In the last few days one gets the impression, especially if one reads a lot of British, American, German, and French newspapers, that life in Hungary has stopped outside of railroad stations and the Serb-Hungarian border. But of course life goes on, and the Hungarian media is full of smaller and larger issues of note.
One controversy centers on the Jewish Cultural Festival. The topic is not as unrelated to the refugee question as one would think because the dispute is about the extent to which one should tolerate performing artists who have direct or indirect connections with extreme right-wing groups. The case in point is Mária Petrás, a well-known folk singer whose specialty is the music of the Csango/Ceangăi people, who have been living for centuries in the Romanian region of Moldavia and who speak an old Hungarian dialect. By now their number is very small. Perhaps 4,000. Petrás herself comes from that small community.
József Böjte, who served as the artistic director of the Jewish Cultural Festival, didn’t invite Mária Petrás directly. She came along with a famous group of folk musicians called Muzsikás (Music Maker). Three years ago they, together with András Schiff, gave a very successful concert–“The Roots and Routes of Bartók”–in New York. It was favorably reviewed in The New York Times. The lead singer was Mária Petrás, whose voice was highly praised by the reviewer.
But then came a letter to the editor of Népszava, whose author found Petrás’s presence at the festival problematic. The reader pointed out that Mária Petrás has been a participant at several far-right events where she recited poems by the anti-Semitic Albert Wass and has sung at concerts where extremist rock singers who call their music “national rock” also appeared. In addition, she happens to be the wife of Kornél Döbrentei, an openly anti-Semitic writer, whose burning of the flag of Israel back in 2004 resulted in the departure of 108 writers and poets from the Writers’ Union when the Union’s leadership refused to distance themselves from Döbrentei.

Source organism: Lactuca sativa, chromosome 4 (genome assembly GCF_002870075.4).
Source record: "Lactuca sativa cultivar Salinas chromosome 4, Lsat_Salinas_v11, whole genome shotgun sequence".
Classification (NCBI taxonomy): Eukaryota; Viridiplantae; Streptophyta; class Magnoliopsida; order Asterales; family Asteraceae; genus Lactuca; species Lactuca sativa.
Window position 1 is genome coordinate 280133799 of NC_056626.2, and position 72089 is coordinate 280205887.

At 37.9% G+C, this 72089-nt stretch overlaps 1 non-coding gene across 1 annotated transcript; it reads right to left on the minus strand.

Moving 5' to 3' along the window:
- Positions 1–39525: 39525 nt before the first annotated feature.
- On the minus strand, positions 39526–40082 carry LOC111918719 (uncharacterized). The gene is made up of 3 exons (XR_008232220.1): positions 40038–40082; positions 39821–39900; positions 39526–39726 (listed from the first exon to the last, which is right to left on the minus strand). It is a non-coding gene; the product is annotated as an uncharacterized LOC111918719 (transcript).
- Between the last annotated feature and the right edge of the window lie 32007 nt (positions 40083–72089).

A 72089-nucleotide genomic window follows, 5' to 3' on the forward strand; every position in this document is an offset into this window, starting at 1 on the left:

The letter to the editor was correct. Mária Petrás did appear at Magyar Sziget, a yearly “cultural festival” of far-right groups who entertain their like-minded audience, although by now she has no recollection of the event. She participated in the Albert Wass Marathon, a twenty-four-hour reading from Wass’s writings in Pomáz, where she and Döbrentei live. She also sang at a birthday party for Kornél Bakay, an archeologist and historian, whose dubious, unscientific theories are coupled with extremist, Nazi views, including his attraction to the ideas of Ferenc Szálasi. And finally she did perform at one of the events organized by Loránt Hegedűs, Jr., the infamous anti-Semitic minister. All in all, the organizers decided that to have Petrás sing in the synagogue was inappropriate. Muzsikás, the group that invited Petrás, decided to scrap their performance in a show of support for Petrás.
That was bad enough, but what followed was even worse. Fidesz obviously feels very strongly about Mária Petrás just as it did about her husband back in 2004 when he, most likely dead drunk, wanted to board a British Airways flight but was ordered off the plane by the captain. Döbrentei claimed that the captain removed him because he wore the Hungarian tricolor on his lapel and because he complained that Magyar Nemzet was not available. Fidesz demanded an immediate investigation by the government. The party also charged that the British pilot was instructed, allegedly by the socialist-liberal government, to remove him for political reasons.